Healthcare & Lifescience Talking Points | 20/01/2017

In today’s talking points: Chinese and US scientist invent air filter made of soya beans; One in three asthma cases misdiagnosed; China’s bird flue situation ‘grim’; Chinese medical tourists on the rise

Chinese and US scientists invent air filter made of soya beans

Scientists from the University of Science and Technology Beijing and Washington State University have produced affordable air filters that block 99.94 percent of PM2.5 pollutants. PM2.5 pollutants are fine particles, smaller than 2.5 microns in diameter and most harmful to health. The air filter is made using natural purified soya bean protein and bacterial cellulose, an organic compound produced by bacteria. The materials used to make the filter are also readily available at affordable prices, soy protein and bacterial cellulose can be found in a large variety of household items. While being cheap and abundant the filter is also biodegradable and can be used in existing air filter machines. Zhong Weihong, a materials engineering professor at Washington State University said, “Air pollution is a very serious health issue”. “If we can improve indoor air quality, it will help a lot of people.”

Read more at: South China Morning Post


One in three asthma cases misdiagnosed

A study by Canadian researchers found that 33 per cent of adults recently diagnosed with asthma did not actually have the condition. Thousands of people are at risk from the side effects from taking the medication that they do not need. The study, published in JAMA journal, was carried out on more than 600 randomly selected people who had been diagnosed with asthma within the previous 5 years. A simple breathing test in consultation with a lung specialist confirmed the misdiagnosis of asthma in over 200 cases. Doctor Aaron, the lead researcher at the University of Ottawa, said asthma medication was expensive and patients could, if they overuse the medication, trigger the weakening of bones and cataracts, fast heart rates and oral thrush. University of Sydney asthmas researcher Helen Reddel said the findings are consistent with asthma diagnosis in Australia. “It is common to find patients who have been given asthma diagnosis but their symptoms are due to some other condition,” she said.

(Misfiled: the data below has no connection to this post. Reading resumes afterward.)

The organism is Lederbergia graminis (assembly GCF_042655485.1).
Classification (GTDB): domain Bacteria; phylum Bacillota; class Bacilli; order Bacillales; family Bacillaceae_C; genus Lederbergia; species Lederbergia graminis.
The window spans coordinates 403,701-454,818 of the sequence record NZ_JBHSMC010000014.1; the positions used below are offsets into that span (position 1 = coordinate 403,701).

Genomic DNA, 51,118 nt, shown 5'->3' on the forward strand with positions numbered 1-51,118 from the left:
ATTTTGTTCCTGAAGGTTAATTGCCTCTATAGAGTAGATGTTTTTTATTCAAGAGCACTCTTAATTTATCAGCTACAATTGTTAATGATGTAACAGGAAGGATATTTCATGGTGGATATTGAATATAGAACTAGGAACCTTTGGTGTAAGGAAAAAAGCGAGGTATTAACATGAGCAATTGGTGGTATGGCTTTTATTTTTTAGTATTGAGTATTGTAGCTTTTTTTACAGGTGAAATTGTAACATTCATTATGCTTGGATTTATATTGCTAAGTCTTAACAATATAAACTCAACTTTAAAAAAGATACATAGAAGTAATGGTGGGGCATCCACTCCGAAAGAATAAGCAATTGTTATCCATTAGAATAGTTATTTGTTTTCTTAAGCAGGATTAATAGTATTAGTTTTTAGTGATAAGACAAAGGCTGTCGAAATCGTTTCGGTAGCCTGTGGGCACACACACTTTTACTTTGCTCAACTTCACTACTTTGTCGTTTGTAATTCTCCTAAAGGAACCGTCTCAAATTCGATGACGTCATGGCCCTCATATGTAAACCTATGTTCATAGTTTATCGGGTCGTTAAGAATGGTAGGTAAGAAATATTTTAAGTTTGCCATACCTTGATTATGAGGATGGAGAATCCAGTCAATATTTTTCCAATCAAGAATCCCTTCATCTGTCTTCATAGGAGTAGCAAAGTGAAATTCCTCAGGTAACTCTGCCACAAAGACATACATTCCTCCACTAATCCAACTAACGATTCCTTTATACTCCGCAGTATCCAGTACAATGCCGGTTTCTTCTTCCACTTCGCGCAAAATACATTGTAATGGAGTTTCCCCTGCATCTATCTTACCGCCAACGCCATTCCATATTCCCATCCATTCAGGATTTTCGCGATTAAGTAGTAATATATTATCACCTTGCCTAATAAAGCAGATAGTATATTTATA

Read more at: The Australian


China’s bird flu situation ‘grim’

Foshan, a city in Guangdong province in China, announced it will extend the monthly cleaning period for live poultry markets for the next three months as a part of an attempt to stem the spread of virulent bird flu. City’s authority warned that all neighboring cities have reported human infections of the H7N9 strain of the virus. Markets in Foshan are usually closed for one day each month for cleaning and sterilization in the first three months of each year when both the birds and people are most susceptible to the flu, but this year that will increase to three days. In December last year, 14 cases of human infection was registered in the province of Guangdong, totaling 106 across the country. China has culled over 175,000 birds following five outbreaks among poultry. Nearby countries South Korea and Japan battle for severe bird flu outbreaks as well. Three cities in eastern China’s Jiangsu province have suspended live poultry trading, and local governments in Fujian and Anhui provinces have also restricted poultry trade.

Read more at Reuters


Chinese medical tourists on the rise

About 60,000 Chinese nationals go abroad for medical treatment every year, with each popular destination having its specialty, for example, vitro fertilization in Los Angeles and Bangkok, and plastic surgery in Seoul. Increasing number of Chinese patients is helping raise profits for international medical service providers. Many Chinese medical tourists are not fazed by high prices abroad. These tourists generally pay their treatment in cast, and don’t have insurance coverage in the countries where they seek treatment, which gives hospitals more freedom to raise prices. In some countries, treatment are actually cheaper and better quality. For example, in Japan, a single course of proton and heavy ion therapy costs less than half it will cost in Shanghai.

Read more at Caixin